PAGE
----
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A fundamental understanding of cellulose nanoparticle morphology, structure, and properties as well as their role in composite property enhancement is not available. The absence of such fundamental metrology seriously impedes the advancement and economic viability of cellulose nanoparticle in composites. Critically needed are quantitative, validated measurement techniques, combined with the necessary protocols and understood in terms of fundamental modeling. To address this, the metrology research program is developing the necessary protocol for a series of measurement techniques to quantitatively characterize isolated cellulose nanoparticles, in terms of, morphology, terminating surfaces, crystal structure, properties (electrical, thermal, mechanical, etc), surface chemistry, and assess the uniformity of properties along the length of a single particle and between different particles.

The long term goal of this program will be to provide the most reliable/systematic estimates available of the intrinsic and interfacial nanomechanical properties of cellulose nanoparticles.

Atomic Force Microscopy (AFM) of Cellulose Nanoparticles

The objective of this research is to predict and validate the intrinsic and interfacial nanomechanical properties of CNCs. The research is being conducted through a closely coordinated experimental and modeling effort to determine the following:

Atomic Force Microscopy (AFM)

Atomic force microscopy

Atomic force microscopy (AFM) is a instrument that is capable of measuring nanometer scale features on surfaces for a variety of materials. Typically, an AFM works by bringing a sharp tip mounted on a mircocantilever into contact with a sample and monitoring response of the cantilever with a laser photodiode system. The sample is mounted on a piezoelectric device providing precise displacement control in three dimensions. An AFM is capable of operating in several modes (tapping, contact, force displacement), and under many different environments (vacuum, vapor, fluid). AFM can measure many different surface properties, such as: topography, elasticity, adhesion, thermal, and electrical.

Elastic Modulus Prediction with AFM

Our program uses displacement AFM or measuring elastic properties of surfaces because it is the simplest mode to implement and it allows for extensive model considerations to be made with respect to AFM tip-surface geometry. In force-displacement mode, the force (F) is recorded as a function of the sample displacement (Z). This process results in a force-displacement curve (FZ curve). Below are a series of images showing the process and our capabilities. a) Schematic of AFM indentation of a cellulose nanoparticles b) topography AFM image of tunicate CNCs. c) high resolution force-displacement map of a region on a CNC, every point in this map has a F-Z curve, the blue crosses are the location of the F-Z data used for modulus calculation. d) resulting F-Z curves.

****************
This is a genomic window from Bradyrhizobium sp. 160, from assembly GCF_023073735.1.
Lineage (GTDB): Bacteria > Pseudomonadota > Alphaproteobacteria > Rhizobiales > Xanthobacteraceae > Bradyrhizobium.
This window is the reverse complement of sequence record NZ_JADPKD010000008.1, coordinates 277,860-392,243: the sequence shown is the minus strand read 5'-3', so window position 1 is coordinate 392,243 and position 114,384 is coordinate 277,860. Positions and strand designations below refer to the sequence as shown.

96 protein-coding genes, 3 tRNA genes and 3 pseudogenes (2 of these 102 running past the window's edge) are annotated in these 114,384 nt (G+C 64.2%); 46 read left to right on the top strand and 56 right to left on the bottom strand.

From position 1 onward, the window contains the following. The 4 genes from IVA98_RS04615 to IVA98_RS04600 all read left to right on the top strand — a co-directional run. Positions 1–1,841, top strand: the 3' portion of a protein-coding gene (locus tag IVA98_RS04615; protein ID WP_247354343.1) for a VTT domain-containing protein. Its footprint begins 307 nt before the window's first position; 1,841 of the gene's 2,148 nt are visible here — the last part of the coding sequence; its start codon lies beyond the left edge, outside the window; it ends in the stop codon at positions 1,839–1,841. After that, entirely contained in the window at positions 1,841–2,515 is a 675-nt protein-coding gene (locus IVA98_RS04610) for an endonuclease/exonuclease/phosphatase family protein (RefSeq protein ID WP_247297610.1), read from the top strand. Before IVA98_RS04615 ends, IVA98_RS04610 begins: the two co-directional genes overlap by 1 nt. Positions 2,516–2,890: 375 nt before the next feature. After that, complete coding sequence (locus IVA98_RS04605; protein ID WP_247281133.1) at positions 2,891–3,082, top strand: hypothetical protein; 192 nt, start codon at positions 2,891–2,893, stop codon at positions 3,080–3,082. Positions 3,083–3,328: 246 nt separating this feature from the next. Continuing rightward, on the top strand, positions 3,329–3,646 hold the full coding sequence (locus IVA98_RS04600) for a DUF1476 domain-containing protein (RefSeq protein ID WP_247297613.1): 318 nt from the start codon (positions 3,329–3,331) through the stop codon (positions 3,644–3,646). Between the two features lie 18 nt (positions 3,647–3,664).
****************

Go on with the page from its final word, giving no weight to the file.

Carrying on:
Elastic modulus prediction

To relate the resulting elastic response within the FZ curve to the elastic properties of the sample the FZ curve must be converted into a force vs. tip-sample distance curve (Fd curve). This is accomplished by subtracting the cantilever defection (D) from the sample displacement (Z). This Fd curve describes the AFM tip indentation of the sample surface. The sample elastic modulus can be extracted from a Fd curve by fitting an appropriate material-mechanics model to the curve This is a standard AFM method that has been used in many previous studies. Below are images of the three types of modeling techniques we are using to extract elastic modulus from the Fd curves; Hertz contact mechanics, finite elemental modeling, molecular dynamic modeling.

Elastic modulus prediction

Uncertainty Quantification with AFM Elastic Modulus Predictions

Uncertainty Quantification

The AFM is used extensively for measuring the material properties of nanomaterials with nanometer resolution, unfortunately there is a lack of standards and uncertainty quantification (UQ) in these measurements. Other fields, such as six sigma standards in industry and beam corrections in scanning electron microscopy, have developed thorough methods for quantifying the uncertainty in a given measurement, model, or system. Broadly speaking these methods can be classified as UQ. Without applying the methods of UQ to AFM measurements it is impossible to say if the measurements are accurate within 5% or 100%. Furthermore, AFM based material property measurements are inevitably model based so the fundamental physics and model assumptions of tip-sample interactions must be taken into account in the describing the uncertainties. The research in the program will develop the necessary verification and validation (V&V) and UQ protocols necessary to provide a solid statistical foundation for the metrology and modeling thrusts. Beyond the applications to cellulose nanoparticles the effort will lay down a UQ and V&V foundation for the nanomechanical measurements of many types of nanoparticles and nanomaterials.

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